They appear in ones and twos from all directions, men and women slowly emerging from the brush and from behind boulders, bows drawn, swords and spears ready, until they’re surrounding her. Everything is silently; it's as if they're materializing out of thin air. She glances around at their different styles of their clothing—they’re not the Tree People she’s familiar with, dressed instead in grey furs, or layers of dark brown and reds—and she wishes suddenly she’d gotten to know the clan leaders better.
When Clarke gives no sign of fighting or fleeing, the man standing directly in front of her tucks his sword back into his belt and steps forward. He appraises her with a careful eye.
“Skygirl,” he growls, finally.
She had heard it often enough in the grounder camps, whispered as she passed and usually laced with disdain or distrust but this is the first time she hears it spat with delight. A weight slips into her stomach. She’s a prize. She nods anyway.
Steady hands on bows and spears all around her retighten their grip. Clarke’s own fingers twitch on her gun, but, fighting instinct, she raises her chin instead of her arm.
“We still uphold our end of the alliance with the twelve clans,” she says. Her voice is hoarse from disuse. “We’re still on the same side.”
It’s met with low, rumbling laughter from the leader in front of her.
“The people of the desert do not stand with commanders who hide while their people burn and we do not stand with the sky people who burn them. The alliance is dead, skygirl. We’re at war. We march south with the Ice Nation and River Clan against the commander.”
The desert people. Clarke tries to think back through the hazy cloud of her memory before Mount Weather. Their leader…he was one of the few that never stopped glaring at her, despite Lexa’s warnings. They were from the far north, closer to the Ice Nation than the tree people—and the contingent they had sent for the war was small.
And Clarke can’t remember seeing any after the missile hit TonDC.
“We’ll take her to Azgedakwen,” a grounder to her left intones, in rougher, more halting English. He’s one of a few wearing the blue and gray of the Ice Nation.
The group mutters quietly in their harsh tones—Clarke recognizes none of the words Octavia tried to teach her—but anger, mistrust, derision are the same in every tongue.
Finally, their leader nods and gives an order Clarke doesn’t understand. Then he turns to walk away.
Her heart is pounding but numbness trickles cold down from her head, seeping into every muscle. As she raises her gun to shoulder-height and takes aim at, she’s sure she won’t feel the arrows and spears lodge themselves in her chest. They don’t matter anymore. Nothing matters anymore.
Then the world snaps and comes alive: a streak of gray explodes into her line of sight. There’s a grounder between her gun and the leader and she tries but her numb fingers can’t close around the trigger quickly enough before the grounder hits her with a sickening thud. Her breath rips from her chest, her vision goes white for the space of two heartbeats.
Her face is pressed into the dirt. An arrow whizzes over her head. The gun, unfired, is wrenched from her hands. And then it’s over.
There is a buzz of activity above her as she gasps for air and stretches searching fingers out for the gun that she knows she’ll never touch again. The man barks another command and she feels a rope wind around her wrists. Then a cloth is pulled over her face.
Hands are pulling at every part of her body, men and women shouting—as they pull her to her feet, Clarke tries to yank away and receives a blow to the stomach that leaves her hunched over and limp in their arms.
As they tie her hands to the horse’s saddle, Clarke wonders—not for the first time—if maybe she should have turned the gun on herself instead.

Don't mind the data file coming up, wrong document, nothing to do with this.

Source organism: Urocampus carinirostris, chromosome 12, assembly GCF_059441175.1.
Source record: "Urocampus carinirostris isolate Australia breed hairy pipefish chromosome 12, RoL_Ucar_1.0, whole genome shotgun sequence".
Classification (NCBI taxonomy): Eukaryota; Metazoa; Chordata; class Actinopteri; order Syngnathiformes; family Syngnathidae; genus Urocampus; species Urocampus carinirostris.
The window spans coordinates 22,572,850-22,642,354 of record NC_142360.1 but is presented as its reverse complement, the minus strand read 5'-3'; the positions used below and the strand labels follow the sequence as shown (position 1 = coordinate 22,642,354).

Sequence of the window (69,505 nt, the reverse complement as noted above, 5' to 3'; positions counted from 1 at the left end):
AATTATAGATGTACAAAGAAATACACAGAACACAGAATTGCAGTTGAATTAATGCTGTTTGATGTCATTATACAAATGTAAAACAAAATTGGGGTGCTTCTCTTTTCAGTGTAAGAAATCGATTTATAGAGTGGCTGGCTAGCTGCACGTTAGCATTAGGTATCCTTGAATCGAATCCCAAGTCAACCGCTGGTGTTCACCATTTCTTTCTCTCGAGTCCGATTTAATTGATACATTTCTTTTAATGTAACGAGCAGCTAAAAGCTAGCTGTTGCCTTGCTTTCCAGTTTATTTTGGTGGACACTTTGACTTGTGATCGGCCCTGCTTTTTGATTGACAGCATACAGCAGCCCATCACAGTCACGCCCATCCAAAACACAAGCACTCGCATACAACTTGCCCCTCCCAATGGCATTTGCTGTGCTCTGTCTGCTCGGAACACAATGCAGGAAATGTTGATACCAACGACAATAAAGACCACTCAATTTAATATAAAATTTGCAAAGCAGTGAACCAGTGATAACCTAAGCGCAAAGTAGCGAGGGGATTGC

After two days of wearing a hood, of stumbling blindly through the forest with her arms tied to a horse in front of her, two days of hearing nothing but their rough, unfamiliar language, something has awoken in Clarke. Something primal.
They put the hood over the head of a girl who was just trying to straighten her shoulders on the crushing guilt of survival but they take the hood off of the girl who slit her own wrist just to get into the medical ward on Mount Weather and question the guard who had been on the outside.
And that girl is pissed.
As soon as it’s gone, she doesn’t even give her eyes time to adjust to the bright sunlight in the clearing before she lashes out with a kick at the nearest grounder, hitting him somewhere below the knee. He crumples down. She hears another surge in from her right and throws her body in that direction. Her wrists are still bound and tied to the horse but the two of them goes down in a heap and hears the man’s ribs crack under her weight. Someone grabs her—she wrenches away.
Then there’s a crack on the back of her head—she hears it before she feels it—and the earth flips and she’s facedown against it.
When she wakes up, at least it’s without the hood.
It’s night, now, and Clarke wakes to find herself bound to a tree on the edge of the clearing. She knows without even trying the bonds that it’s useless, but she amuses a nearby guard for a few minutes by struggling against the ropes anyway.
“Let me go,” she tries, even though she knows that’s useless too, “Please.”
He just stares at her.
With a grunt of futility, Clarke presses her head back against the tree and feels dried blood slough off of her scalp. She’s on the edge of the camp, just outside the glow of a central campfire surrounded by the hulking forms of the grounders. It’s the first time she’s seen them en masse: there over a dozen, maybe twenty. Mostly men, maybe four or five women. And surely, there are guards posted out of her sight. She tries the ropes again. The tree at her back is rough, maybe if she can work the fiber against it enough to wear it thin, and memorize when the guards change…
Another man near the fire notices her squirming and climbs to his feet to stomp over to her. He’s huge, with the jagged lower half of a human skull strapped to his face. The look in his eyes as he regards her is so intense—though she hasn’t stopped fighting the ropes—that she thinks she’s going to get hit again, so she braces herself, squeezing her eyes shut.